Pa.'s September jobless rate eclipses national average
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For the first time since October 2006, the Pennsylvania unemployment rate has risen above the national level, with September's rate hitting 8.2 percent, or four-tenths of a percentage point above the national rate of 7.8 percent.
Throughout the Great Recession, the state's unemployment rate sat comfortably below the national rate. When the country's overall rate hit its high point of 10 percent in October 2009, Pennsylvania was experiencing unemployment of 8.4 percent.
In September, those two lines of the graph crossed.
The state's unemployment rate has been rising since May, when it was 7.4 percent. The rest of the country's collective jobless rate started to decline beginning in July, when the rate was at 8.3 percent, and falling to 7.8 percent in September.
Pennsylvania's September rate was a one-tenth of a percentage point increase over August's 8.1 percent. The increase was caused mostly because of a large jump in the state's labor force, which added 29,000 people.
While 23,000 more people reported they are working than a month earlier, 5,000 more people said they are looking for work than the previous month.
A year-over-year comparison shows the labor force in the state grew by 130,000 in September and employment grew by 109,000, but the unemployment rate is up as well from September 2011's 8 percent level. In the past 12 months, the Pennsylvania unemployment rate's low point was in April and May, when it was 7.4 percent.
In an intense election cycle, any shifting in the jobless rate quickly draws attention.
The Pennsylvania Democratic House Caucus released a statement within an hour of the unemployment figures release Friday morning, calling them "a stunning indictment of [Republican Gov. Tom Corbett's] absent leadership and the Republican Party's failure on jobs in Pennsylvania."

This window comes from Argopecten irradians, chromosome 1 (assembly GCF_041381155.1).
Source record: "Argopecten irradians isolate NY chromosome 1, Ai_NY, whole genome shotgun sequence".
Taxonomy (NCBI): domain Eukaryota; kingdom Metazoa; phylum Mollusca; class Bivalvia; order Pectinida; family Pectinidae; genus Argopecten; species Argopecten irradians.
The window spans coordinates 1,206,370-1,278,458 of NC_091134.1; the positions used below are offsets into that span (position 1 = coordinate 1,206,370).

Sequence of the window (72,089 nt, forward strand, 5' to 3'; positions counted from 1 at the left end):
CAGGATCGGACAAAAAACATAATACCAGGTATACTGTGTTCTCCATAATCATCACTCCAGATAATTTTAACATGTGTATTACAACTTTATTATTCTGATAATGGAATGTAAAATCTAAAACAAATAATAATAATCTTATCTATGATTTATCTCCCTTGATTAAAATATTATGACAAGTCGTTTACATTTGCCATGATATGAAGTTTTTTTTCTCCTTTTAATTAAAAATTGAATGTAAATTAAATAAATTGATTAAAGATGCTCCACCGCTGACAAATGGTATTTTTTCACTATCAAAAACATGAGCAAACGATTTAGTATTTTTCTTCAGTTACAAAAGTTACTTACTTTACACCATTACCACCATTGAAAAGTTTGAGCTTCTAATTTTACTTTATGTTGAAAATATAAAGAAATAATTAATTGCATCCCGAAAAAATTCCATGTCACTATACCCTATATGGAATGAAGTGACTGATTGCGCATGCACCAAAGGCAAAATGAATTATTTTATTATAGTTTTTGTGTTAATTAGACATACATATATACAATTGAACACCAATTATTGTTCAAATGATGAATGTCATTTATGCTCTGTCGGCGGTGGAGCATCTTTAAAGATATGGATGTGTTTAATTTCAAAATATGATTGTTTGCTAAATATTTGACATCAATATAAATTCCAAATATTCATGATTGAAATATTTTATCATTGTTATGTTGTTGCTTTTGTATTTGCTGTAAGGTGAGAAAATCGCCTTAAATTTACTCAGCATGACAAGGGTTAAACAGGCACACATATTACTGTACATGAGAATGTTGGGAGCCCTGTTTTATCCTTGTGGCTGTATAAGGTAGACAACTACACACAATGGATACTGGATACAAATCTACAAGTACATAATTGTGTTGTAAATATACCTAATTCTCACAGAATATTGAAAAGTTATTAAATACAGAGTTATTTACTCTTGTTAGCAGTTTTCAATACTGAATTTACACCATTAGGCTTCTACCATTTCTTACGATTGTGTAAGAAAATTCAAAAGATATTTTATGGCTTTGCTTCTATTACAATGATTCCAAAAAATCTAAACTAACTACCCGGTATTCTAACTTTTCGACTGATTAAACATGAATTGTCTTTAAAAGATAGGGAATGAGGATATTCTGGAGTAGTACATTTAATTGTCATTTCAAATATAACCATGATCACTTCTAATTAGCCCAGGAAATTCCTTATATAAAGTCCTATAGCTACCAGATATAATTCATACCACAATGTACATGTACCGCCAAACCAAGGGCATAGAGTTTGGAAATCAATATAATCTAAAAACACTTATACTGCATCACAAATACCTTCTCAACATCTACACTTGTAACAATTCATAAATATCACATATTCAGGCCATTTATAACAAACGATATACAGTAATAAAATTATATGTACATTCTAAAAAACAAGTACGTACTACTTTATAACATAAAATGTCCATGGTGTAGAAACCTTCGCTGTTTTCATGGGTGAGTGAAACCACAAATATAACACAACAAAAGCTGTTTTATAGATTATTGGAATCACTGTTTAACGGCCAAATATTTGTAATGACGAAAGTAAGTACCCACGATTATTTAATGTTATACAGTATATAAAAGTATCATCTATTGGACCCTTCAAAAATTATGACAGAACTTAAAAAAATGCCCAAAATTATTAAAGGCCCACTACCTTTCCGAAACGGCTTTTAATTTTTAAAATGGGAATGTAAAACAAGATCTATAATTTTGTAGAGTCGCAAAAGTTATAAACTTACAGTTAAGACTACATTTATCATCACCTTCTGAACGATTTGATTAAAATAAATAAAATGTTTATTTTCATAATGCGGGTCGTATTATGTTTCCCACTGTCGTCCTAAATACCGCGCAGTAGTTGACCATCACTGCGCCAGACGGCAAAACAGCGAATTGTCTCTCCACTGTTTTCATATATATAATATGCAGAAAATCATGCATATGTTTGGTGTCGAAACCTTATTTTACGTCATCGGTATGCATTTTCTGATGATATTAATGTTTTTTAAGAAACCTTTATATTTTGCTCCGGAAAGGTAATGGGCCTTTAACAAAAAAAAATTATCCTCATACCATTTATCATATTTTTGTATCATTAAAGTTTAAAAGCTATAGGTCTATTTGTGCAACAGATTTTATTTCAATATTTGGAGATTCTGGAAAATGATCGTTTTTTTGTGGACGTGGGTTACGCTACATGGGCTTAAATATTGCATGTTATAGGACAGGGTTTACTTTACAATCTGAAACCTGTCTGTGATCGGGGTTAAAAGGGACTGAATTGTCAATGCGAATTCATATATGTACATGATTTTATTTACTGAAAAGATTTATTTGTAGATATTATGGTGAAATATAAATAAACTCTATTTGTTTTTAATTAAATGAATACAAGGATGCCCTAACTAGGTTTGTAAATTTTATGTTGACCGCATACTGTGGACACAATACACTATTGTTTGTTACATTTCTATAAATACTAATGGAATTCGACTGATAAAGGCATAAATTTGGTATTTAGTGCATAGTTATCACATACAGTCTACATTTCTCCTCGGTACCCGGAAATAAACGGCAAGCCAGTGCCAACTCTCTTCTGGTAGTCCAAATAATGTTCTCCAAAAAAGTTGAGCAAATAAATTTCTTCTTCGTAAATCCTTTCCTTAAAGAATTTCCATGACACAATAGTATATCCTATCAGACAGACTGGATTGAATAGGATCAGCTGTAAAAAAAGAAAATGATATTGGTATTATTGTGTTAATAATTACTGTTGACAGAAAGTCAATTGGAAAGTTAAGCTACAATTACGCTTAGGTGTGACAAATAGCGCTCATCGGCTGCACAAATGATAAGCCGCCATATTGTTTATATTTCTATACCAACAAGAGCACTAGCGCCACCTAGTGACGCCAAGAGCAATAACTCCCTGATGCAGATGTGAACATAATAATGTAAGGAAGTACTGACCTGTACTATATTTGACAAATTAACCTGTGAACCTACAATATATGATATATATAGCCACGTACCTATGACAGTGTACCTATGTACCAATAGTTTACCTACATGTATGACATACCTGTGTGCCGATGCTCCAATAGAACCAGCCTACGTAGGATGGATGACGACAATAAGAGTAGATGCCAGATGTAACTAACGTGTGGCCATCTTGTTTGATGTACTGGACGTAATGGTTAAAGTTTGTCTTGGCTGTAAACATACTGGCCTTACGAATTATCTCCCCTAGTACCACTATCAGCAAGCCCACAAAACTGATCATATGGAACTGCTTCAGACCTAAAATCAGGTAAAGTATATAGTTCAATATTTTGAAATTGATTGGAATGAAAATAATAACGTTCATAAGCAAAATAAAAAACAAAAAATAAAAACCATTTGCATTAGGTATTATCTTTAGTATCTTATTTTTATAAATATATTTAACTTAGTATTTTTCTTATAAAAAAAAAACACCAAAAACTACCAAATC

Kelli Roberts, a spokeswoman for Mr. Corbett, said the statement was just an example of the Democratic Caucus playing politics.
"If you look at the numbers, we continue to create jobs," she said, adding that with the 17,800 jobs created this month it makes 86,000 jobs added to Pennsylvania payrolls since Mr. Corbett took office.
While the unemployment rate is set by a survey of households, a separate survey of employers released Friday by the state Department of Labor and Industry showed that during September employers in Pennsylvania had increased the size of their payrolls by a net 17,800 jobs from August. Total non-farm jobs rose by 41,100 from September 2011.
In the past month, the two biggest employment sectors -- trade, transportation and utilities; and education and health services -- added jobs.
Trade, transportation and utilities added 5,900 and the sector is up 15,000 jobs over last year. Education and health services added 8,800 jobs during the month, but that sector is down 6,800 for the year.
Manufacturing is still up 4,500 jobs in a year-over-year comparison but the sector cut 3,400 jobs in September. Construction, which cut 100 jobs during the month, is down 9,100 from a year ago.
Professional and business services, which hemorrhaged jobs during the Great Recession's financial crisis, added 7,900 jobs during the month and is up 19,500 in the last year. The financial activities sector also added 1,000 jobs in September and is up 4,200 jobs from last year.
Governments in Pennsylvania added 600 jobs in September from August, but have cut 2,800 jobs over the year.
First Published October 20, 2012 12:00 am